One mechanism where these temporary wound dressings could decrease cytokine production is by decreasing cell viability. Thus, we determined whether or not cell viability or growth was affected by the presence of these wound dressings. Importantly, the fluorescent images shown in Figures 1 and 2 reveal that cells grown with or without wound dressings appear morphologically as expected, without noticeable apoptotic or necrotic cells. To further quantitatively measure that these dressings do not reduce cell viability, Ad-MSCs were treated with vehicle (DMSO), IL-1β (100 pg/mL), or TGFβ (5 ng/mL) in the presence of the redox-sensitive fluorescent dye, Alamar blue.4,17 The fluorescence intensity (relative fluorescence units or RFUs) increased for all samples over time (Fig 4). At earlier time points (16-48 hours), cells grown in the presence of either dressing showed lower RFUs, suggesting reduced metabolic activity; however, after 72 hours, all treatments had similar RFUs, demonstrating robust cell viability of cells grown in the presence of the temporary wound dressings.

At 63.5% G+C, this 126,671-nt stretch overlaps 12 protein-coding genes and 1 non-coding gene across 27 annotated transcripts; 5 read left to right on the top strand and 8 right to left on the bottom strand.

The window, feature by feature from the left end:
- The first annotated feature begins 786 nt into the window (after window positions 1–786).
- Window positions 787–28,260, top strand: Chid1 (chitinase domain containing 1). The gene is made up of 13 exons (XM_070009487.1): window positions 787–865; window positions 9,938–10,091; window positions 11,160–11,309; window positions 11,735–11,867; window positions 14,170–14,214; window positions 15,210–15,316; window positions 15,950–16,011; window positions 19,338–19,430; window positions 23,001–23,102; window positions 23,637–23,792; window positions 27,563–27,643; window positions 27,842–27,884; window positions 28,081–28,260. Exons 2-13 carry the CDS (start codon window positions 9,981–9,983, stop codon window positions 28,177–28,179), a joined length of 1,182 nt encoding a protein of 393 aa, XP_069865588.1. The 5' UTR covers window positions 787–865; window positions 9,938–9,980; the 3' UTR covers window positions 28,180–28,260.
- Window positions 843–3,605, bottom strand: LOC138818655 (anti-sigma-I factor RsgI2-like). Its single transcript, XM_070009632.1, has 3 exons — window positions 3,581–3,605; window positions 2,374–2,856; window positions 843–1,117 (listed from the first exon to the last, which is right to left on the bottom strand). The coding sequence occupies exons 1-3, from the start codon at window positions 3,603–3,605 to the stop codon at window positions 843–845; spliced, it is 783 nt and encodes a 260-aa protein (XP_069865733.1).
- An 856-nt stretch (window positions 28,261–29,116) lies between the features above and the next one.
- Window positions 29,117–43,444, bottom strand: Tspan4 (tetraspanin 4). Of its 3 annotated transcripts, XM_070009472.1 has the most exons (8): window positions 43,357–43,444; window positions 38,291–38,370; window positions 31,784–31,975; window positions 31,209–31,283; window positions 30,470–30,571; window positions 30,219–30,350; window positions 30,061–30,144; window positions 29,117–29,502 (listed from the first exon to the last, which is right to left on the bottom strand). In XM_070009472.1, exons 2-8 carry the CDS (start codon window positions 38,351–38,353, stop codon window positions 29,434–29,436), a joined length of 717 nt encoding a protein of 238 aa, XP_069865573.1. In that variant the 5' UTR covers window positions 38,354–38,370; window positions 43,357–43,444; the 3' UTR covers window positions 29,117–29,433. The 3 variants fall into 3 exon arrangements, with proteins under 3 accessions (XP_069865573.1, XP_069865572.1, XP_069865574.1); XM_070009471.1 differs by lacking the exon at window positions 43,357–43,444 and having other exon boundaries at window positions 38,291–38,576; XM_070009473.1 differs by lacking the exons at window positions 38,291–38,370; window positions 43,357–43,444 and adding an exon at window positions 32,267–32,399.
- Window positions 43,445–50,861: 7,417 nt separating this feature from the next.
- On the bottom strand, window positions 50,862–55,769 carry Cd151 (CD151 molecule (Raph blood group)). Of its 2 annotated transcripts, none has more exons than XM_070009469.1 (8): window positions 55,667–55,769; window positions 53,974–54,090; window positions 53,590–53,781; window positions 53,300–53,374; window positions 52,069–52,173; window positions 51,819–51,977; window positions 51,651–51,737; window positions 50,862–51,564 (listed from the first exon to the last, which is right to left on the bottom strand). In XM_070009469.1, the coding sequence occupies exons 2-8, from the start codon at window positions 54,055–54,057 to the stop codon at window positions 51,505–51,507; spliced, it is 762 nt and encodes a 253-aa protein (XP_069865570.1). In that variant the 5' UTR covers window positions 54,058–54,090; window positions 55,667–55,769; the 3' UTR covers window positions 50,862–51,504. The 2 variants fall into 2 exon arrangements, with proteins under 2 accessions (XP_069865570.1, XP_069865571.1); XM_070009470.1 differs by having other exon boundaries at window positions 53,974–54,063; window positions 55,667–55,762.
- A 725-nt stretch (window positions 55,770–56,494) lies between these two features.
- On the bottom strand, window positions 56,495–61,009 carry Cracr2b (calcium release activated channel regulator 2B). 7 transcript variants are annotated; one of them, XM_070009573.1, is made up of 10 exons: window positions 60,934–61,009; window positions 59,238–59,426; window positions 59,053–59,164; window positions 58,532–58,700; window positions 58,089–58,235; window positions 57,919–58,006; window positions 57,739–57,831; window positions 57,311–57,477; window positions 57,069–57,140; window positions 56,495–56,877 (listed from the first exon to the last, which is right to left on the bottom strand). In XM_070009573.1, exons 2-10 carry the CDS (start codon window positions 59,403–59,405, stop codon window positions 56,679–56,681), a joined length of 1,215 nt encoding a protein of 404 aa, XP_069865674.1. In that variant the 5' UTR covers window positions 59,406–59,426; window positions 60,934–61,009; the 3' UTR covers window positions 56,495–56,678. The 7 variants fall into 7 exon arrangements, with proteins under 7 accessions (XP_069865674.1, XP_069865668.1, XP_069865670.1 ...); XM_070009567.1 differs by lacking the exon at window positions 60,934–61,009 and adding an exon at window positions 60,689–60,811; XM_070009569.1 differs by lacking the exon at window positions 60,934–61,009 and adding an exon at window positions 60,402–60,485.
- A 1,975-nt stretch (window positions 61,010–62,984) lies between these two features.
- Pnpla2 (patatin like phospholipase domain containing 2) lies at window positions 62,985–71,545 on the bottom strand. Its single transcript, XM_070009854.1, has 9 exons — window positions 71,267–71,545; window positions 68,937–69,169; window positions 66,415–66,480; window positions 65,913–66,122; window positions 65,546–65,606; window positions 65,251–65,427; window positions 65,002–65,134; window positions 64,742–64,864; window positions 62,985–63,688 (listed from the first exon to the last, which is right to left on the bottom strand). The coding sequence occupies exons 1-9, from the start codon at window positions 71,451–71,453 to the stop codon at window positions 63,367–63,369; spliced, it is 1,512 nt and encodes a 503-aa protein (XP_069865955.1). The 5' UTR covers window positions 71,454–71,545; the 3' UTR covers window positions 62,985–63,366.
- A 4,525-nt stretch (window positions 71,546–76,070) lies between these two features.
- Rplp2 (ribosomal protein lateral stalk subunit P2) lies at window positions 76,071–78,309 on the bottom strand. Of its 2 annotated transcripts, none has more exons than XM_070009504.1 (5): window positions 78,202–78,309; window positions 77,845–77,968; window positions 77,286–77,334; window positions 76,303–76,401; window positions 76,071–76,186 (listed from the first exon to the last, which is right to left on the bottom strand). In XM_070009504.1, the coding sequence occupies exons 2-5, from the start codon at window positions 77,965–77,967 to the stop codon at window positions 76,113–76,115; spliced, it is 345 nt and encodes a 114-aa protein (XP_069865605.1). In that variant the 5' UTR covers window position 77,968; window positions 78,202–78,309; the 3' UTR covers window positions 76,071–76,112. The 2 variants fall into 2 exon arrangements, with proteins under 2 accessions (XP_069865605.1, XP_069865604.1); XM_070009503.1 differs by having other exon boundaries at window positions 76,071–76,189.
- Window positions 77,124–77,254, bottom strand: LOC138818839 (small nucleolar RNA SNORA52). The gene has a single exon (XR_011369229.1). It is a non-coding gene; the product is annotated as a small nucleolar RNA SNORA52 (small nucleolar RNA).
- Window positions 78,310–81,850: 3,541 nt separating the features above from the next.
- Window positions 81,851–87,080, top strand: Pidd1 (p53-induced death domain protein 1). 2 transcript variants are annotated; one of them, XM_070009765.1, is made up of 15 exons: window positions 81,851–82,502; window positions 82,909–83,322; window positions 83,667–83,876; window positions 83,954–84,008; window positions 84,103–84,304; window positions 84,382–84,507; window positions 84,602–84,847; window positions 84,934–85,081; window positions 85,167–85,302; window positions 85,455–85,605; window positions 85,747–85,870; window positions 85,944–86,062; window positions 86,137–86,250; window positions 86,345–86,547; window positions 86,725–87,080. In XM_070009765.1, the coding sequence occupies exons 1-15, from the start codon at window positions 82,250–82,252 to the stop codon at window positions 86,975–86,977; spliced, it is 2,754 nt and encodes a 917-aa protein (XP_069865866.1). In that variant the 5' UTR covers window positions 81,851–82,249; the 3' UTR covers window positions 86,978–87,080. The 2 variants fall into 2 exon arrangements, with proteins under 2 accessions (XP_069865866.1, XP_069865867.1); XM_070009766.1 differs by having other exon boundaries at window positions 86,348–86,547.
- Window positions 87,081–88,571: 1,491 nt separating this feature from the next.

Figure 4. Human mesenchymal stem cells grow and are viable in the presence of the temporary wound dressings. Human adipose-derived mesenchymal stem cells were treated with vehicle (DMSO), IL-1β (100 pg/mL), or TGFβ (5 ng/mL) with Alamar blue reagent as described in the “Methods” section, and fluorescence was measured to quantify viability and cell growth. The assay was performed in triplicate, and data are presented as mean ± SEM. RFU indicates relative fluorescence unit.

Salinomycin-coated dressings have antimicrobial activity